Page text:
Middle East

Expat Palestinians denied entry into W.Bank for wedding

Germany-based couple is told that they ‘don’t meet criteria’ for entering Israeli-occupied territory

Expat Palestinians denied entry into W.Bank for wedding

Palestinian Territory


Israel’s civil administration authority has refused to allow a Palestinian couple resident in Germany to hold their wedding in the occupied West Bank, Israeli daily Haaretz reported Tuesday.  

According to the newspaper, civil administration authorities in the West Bank informed the couple that they did “not meet the criteria” for obtaining entry permits since the bride is a registered resident of the Gaza Strip despite having left the coastal enclave some 14 years ago.  

Ala Abu Nada was born in Gaza City but left in 2004 for Germany, where she grew up and now lives.

While attending a convention in Sweden, she met Omar Mohsan, a Palestinian from the West Bank city of Hebron (Al-Khalil) who had been studying engineering in Germany, according to Haaretz.  

Last year, having decided to marry, the couple asked Israel’s civil administration authority for permits allowing members of Abu Nada’s family to travel from the Gaza Strip to Hebron so they might attend the wedding ceremony.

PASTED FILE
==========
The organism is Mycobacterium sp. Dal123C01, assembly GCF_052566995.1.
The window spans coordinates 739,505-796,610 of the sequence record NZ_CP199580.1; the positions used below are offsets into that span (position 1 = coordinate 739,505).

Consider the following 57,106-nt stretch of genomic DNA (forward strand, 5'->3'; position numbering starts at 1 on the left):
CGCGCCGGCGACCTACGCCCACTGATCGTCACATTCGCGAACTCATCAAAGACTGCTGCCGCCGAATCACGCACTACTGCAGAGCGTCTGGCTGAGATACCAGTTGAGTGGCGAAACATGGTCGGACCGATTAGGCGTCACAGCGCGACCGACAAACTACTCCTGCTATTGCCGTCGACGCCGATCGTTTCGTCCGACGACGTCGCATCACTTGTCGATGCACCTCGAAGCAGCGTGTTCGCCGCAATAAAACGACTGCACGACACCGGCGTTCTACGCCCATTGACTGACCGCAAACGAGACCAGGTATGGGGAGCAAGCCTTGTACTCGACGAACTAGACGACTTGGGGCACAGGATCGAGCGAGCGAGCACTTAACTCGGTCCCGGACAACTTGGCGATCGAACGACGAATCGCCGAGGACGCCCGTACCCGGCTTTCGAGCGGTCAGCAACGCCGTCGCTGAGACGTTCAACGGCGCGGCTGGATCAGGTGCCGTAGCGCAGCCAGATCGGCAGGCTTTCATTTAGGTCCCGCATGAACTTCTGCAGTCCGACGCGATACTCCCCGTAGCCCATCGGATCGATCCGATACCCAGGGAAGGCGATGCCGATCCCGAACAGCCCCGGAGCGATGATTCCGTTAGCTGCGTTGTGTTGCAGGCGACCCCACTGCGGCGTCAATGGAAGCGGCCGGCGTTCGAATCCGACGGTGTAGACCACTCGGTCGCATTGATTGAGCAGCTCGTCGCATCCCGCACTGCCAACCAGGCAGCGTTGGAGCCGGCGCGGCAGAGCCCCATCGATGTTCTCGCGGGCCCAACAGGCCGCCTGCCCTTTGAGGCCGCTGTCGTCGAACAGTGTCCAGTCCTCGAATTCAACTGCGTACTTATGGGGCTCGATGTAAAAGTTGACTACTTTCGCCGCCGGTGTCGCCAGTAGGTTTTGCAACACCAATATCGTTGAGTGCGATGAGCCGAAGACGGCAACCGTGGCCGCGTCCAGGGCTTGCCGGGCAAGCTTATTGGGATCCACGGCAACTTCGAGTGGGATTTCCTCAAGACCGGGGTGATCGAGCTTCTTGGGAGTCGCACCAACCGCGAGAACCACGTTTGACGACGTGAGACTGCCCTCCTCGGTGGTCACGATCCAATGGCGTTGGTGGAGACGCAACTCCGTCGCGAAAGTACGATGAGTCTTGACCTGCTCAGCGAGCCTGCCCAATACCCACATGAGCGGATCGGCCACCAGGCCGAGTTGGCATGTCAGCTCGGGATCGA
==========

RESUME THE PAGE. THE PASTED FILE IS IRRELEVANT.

The authority, however, denied the request.  

“To this very moment, we don’t know why they denied us entry. We only want to get married [in Hebron] and then go back to Germany,” Haaretz quoted a frustrated Abu Nada as saying.  

“I have never been to the West Bank,” she added. “But it’s my dream to meet Omar’s family and celebrate my wedding there.”  

According to the civil administration authority, Abu Nada’s request was received in September but was ultimately turned down for failing to meet the “criteria” for entry into the West Bank.  

However, Israeli Attorney Osnat Cohen-Lifshitz, a lawyer for Gisha, an Israeli human rights NGO, said that Abu Nada’s request had, in fact, met the criteria for entry, one of which, she says, is the wedding of an immediate family member.

“You can be an adult American-born citizen [of Palestinian descent], but for Israel, you remain a Palestinian and that’s how you’ll be treated,” Haaretz quoted the lawyer as saying.

“You can’t enter through [Tel Aviv’s] Ben-Gurion Airport and you’ll be subject to their system of permits,” she added. “The [ethnic] origin is the dominant factor there.”

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